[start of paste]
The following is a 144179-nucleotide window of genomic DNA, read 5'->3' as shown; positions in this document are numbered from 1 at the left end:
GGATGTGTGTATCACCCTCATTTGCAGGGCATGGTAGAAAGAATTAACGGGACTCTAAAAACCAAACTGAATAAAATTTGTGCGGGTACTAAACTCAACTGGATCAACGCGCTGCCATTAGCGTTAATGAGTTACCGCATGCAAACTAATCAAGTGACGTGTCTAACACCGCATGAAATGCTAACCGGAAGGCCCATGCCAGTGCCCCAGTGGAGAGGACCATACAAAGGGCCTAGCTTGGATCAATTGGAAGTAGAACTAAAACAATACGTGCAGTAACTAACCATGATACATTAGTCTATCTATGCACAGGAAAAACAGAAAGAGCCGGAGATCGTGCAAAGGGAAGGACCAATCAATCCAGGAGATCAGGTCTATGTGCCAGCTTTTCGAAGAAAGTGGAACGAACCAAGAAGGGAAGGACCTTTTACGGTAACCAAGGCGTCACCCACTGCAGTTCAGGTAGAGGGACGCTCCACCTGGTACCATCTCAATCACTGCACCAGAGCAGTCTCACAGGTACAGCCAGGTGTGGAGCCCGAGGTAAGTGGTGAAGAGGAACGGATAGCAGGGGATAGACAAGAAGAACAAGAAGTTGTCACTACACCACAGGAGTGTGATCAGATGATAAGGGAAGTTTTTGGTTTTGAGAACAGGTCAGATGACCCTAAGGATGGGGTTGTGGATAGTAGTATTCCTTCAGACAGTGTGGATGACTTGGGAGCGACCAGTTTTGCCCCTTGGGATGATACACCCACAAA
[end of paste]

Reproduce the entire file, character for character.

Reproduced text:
The following is a 144179-nucleotide window of genomic DNA, read 5'->3' as shown; positions in this document are numbered from 1 at the left end:
GGATGTGTGTATCACCCTCATTTGCAGGGCATGGTAGAAAGAATTAACGGGACTCTAAAAACCAAACTGAATAAAATTTGTGCGGGTACTAAACTCAACTGGATCAACGCGCTGCCATTAGCGTTAATGAGTTACCGCATGCAAACTAATCAAGTGACGTGTCTAACACCGCATGAAATGCTAACCGGAAGGCCCATGCCAGTGCCCCAGTGGAGAGGACCATACAAAGGGCCTAGCTTGGATCAATTGGAAGTAGAACTAAAACAATACGTGCAGTAACTAACCATGATACATTAGTCTATCTATGCACAGGAAAAACAGAAAGAGCCGGAGATCGTGCAAAGGGAAGGACCAATCAATCCAGGAGATCAGGTCTATGTGCCAGCTTTTCGAAGAAAGTGGAACGAACCAAGAAGGGAAGGACCTTTTACGGTAACCAAGGCGTCACCCACTGCAGTTCAGGTAGAGGGACGCTCCACCTGGTACCATCTCAATCACTGCACCAGAGCAGTCTCACAGGTACAGCCAGGTGTGGAGCCCGAGGTAAGTGGTGAAGAGGAACGGATAGCAGGGGATAGACAAGAAGAACAAGAAGTTGTCACTACACCACAGGAGTGTGATCAGATGATAAGGGAAGTTTTTGGTTTTGAGAACAGGTCAGATGACCCTAAGGATGGGGTTGTGGATAGTAGTATTCCTTCAGACAGTGTGGATGACTTGGGAGCGACCAGTTTTGCCCCTTGGGATGATACACCCACAAA